Tell me what you eat and I'll tell you when you fly: diet can predict phenological changes in response to climate change

Ecol Lett. 2010 Dec;13(12):1475-84. doi: 10.1111/j.1461-0248.2010.01534.x. Epub 2010 Oct 6.


Changes in phenology are correlated with climate change. However, we still struggle to understand the traits making species susceptible to climate change, and the implications of species' reactions for communities and food webs. Butterflies and moths are an ecologically important group that have shown pronounced phenological changes over the last decades. Tests using a > 150-year dataset from 566 European butterfly and moth species demonstrated that variation in phenological change was strongly related to traits describing plant-herbivore interactions (larval diet breadth, diet composition), and the life cycle. The results indicate that climate change related shifts in phenology are correlated with the seasonal availability and palatability of food plants. Lepidopterans feeding on herbaceous plants showed smaller shifts in flight periods but larger increases in voltinism than lepidopterans feeding on woody plants. Consequently, the effect of herbivorous lepidopterans may increase in herb-rich grassland ecosystems under warmer conditions, and not in forest ecosystems.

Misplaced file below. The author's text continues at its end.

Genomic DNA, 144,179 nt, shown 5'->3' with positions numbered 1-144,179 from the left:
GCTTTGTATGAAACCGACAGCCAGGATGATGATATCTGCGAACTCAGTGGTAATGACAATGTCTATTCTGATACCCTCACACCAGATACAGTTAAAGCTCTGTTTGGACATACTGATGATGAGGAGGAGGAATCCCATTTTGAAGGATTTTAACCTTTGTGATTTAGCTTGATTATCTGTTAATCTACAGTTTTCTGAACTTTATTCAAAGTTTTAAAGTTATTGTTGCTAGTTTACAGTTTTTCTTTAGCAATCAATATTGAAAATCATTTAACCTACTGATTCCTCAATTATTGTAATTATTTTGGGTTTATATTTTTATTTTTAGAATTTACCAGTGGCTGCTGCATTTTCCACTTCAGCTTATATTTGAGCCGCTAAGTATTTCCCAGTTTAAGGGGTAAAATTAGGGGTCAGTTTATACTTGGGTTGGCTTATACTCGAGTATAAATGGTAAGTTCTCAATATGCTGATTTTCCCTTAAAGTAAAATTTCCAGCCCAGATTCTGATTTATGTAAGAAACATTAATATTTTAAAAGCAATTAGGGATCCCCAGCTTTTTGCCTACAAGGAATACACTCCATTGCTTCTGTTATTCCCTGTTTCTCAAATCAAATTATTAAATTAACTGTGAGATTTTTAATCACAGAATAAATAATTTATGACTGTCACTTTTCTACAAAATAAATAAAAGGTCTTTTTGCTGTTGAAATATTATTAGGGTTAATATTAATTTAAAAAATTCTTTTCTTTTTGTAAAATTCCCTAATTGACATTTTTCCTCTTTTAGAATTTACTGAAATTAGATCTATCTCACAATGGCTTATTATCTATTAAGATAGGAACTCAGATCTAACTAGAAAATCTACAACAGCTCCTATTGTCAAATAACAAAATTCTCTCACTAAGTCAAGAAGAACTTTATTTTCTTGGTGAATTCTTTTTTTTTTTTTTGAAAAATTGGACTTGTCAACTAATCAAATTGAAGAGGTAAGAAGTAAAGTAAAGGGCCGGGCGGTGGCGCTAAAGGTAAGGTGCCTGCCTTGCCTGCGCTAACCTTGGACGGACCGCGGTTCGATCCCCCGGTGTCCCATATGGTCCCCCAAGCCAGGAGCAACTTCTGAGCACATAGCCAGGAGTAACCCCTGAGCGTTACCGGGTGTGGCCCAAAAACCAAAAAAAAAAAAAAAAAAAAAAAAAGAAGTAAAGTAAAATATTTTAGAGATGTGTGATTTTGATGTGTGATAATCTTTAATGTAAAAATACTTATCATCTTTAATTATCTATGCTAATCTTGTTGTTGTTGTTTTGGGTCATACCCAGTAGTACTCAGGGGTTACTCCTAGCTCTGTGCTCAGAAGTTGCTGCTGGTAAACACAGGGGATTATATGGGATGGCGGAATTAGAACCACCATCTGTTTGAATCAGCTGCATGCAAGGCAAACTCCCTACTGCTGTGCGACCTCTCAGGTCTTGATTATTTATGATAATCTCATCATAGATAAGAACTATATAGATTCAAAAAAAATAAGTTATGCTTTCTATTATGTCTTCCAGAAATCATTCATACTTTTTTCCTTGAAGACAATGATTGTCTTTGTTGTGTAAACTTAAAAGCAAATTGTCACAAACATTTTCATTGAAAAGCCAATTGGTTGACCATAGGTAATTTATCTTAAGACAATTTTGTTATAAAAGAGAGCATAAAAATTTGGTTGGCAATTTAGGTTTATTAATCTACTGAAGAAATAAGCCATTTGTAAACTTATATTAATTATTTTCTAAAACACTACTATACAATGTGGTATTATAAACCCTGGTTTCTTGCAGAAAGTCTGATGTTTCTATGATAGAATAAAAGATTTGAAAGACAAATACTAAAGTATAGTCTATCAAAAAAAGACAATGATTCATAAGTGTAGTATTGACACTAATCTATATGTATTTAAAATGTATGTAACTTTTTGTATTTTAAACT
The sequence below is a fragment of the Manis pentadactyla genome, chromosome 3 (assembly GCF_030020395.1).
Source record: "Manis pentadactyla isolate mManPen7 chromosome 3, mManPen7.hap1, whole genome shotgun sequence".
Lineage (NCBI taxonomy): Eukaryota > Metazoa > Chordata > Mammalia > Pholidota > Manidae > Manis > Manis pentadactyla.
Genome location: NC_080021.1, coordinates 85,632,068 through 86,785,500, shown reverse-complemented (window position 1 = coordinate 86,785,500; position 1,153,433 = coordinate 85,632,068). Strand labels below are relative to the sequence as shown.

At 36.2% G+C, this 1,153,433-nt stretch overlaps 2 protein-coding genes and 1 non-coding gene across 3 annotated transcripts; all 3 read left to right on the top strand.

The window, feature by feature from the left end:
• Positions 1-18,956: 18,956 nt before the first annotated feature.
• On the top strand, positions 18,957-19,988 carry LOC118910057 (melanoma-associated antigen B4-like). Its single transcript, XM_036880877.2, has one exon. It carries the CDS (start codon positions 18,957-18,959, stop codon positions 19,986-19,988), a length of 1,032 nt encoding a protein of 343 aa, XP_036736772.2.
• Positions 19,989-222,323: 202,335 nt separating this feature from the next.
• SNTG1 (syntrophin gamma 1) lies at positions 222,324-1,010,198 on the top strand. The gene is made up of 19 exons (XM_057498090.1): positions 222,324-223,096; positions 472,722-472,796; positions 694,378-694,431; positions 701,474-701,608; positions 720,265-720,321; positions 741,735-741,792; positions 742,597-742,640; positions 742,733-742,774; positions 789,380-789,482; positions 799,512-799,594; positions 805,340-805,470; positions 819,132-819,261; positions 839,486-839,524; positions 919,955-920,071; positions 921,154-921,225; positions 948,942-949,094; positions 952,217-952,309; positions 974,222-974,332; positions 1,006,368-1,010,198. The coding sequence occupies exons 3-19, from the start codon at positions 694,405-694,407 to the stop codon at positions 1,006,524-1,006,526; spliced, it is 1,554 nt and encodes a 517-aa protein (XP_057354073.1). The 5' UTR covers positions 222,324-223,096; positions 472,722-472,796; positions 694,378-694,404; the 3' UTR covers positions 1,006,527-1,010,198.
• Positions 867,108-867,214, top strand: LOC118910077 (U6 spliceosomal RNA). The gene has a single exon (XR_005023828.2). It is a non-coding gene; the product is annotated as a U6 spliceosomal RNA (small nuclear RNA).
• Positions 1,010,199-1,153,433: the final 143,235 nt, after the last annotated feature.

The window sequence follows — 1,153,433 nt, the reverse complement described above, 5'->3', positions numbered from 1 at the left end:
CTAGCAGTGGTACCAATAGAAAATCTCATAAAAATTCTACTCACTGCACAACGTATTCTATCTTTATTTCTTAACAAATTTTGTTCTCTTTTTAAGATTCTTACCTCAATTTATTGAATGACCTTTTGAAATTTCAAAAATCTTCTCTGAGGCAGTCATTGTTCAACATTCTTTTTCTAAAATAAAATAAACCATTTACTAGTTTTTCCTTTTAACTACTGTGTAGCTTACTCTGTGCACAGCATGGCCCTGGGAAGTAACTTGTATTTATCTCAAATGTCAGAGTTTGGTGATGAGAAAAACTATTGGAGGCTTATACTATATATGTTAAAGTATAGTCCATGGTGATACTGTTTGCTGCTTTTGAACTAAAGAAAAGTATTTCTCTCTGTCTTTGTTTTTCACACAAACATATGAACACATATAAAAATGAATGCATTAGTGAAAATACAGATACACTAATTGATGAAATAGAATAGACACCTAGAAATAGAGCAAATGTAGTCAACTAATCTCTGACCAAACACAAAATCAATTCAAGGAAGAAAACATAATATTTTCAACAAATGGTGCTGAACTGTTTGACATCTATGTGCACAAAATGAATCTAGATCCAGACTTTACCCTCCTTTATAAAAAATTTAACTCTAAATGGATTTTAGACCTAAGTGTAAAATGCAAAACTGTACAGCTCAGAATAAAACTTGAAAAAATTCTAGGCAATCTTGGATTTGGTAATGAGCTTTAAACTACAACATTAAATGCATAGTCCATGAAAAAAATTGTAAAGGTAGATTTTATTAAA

Publication types

  • Letter
  • Research Support, Non-U.S. Gov't

MeSH terms

  • Animals
  • Butterflies / physiology
  • Climate Change*
  • Diet*
  • Ecosystem*
  • Environment
  • Flight, Animal / physiology*
  • Seasons
  • Species Specificity
  • Temperature
  • Time Factors